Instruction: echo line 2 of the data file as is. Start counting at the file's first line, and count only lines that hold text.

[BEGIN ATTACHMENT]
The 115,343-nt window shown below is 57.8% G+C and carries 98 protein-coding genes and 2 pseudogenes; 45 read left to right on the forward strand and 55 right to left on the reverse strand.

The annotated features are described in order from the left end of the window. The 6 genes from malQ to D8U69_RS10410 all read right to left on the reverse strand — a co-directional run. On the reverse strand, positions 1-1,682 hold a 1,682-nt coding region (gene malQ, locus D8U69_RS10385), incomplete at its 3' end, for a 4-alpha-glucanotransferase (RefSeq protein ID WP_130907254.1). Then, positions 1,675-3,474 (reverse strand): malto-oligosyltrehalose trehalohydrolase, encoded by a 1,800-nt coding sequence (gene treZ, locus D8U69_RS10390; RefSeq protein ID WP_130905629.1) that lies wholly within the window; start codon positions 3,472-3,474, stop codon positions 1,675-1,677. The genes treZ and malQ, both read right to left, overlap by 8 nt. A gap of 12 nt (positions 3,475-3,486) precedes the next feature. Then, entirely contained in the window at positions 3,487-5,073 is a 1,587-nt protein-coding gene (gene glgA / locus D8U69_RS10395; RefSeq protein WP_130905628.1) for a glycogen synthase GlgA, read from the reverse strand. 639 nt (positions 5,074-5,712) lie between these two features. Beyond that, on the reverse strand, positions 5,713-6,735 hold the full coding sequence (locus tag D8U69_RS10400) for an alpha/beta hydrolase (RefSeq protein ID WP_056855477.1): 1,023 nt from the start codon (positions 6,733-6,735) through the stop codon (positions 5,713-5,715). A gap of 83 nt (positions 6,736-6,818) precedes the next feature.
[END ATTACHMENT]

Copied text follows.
The annotated features are described in order from the left end of the window. The 6 genes from malQ to D8U69_RS10410 all read right to left on the reverse strand — a co-directional run. On the reverse strand, positions 1-1,682 hold a 1,682-nt coding region (gene malQ, locus D8U69_RS10385), incomplete at its 3' end, for a 4-alpha-glucanotransferase (RefSeq protein ID WP_130907254.1). Then, positions 1,675-3,474 (reverse strand): malto-oligosyltrehalose trehalohydrolase, encoded by a 1,800-nt coding sequence (gene treZ, locus D8U69_RS10390; RefSeq protein ID WP_130905629.1) that lies wholly within the window; start codon positions 3,472-3,474, stop codon positions 1,675-1,677. The genes treZ and malQ, both read right to left, overlap by 8 nt. A gap of 12 nt (positions 3,475-3,486) precedes the next feature. Then, entirely contained in the window at positions 3,487-5,073 is a 1,587-nt protein-coding gene (gene glgA / locus D8U69_RS10395; RefSeq protein WP_130905628.1) for a glycogen synthase GlgA, read from the reverse strand. 639 nt (positions 5,074-5,712) lie between these two features. Beyond that, on the reverse strand, positions 5,713-6,735 hold the full coding sequence (locus tag D8U69_RS10400) for an alpha/beta hydrolase (RefSeq protein ID WP_056855477.1): 1,023 nt from the start codon (positions 6,733-6,735) through the stop codon (positions 5,713-5,715). A gap of 83 nt (positions 6,736-6,818) precedes the next feature.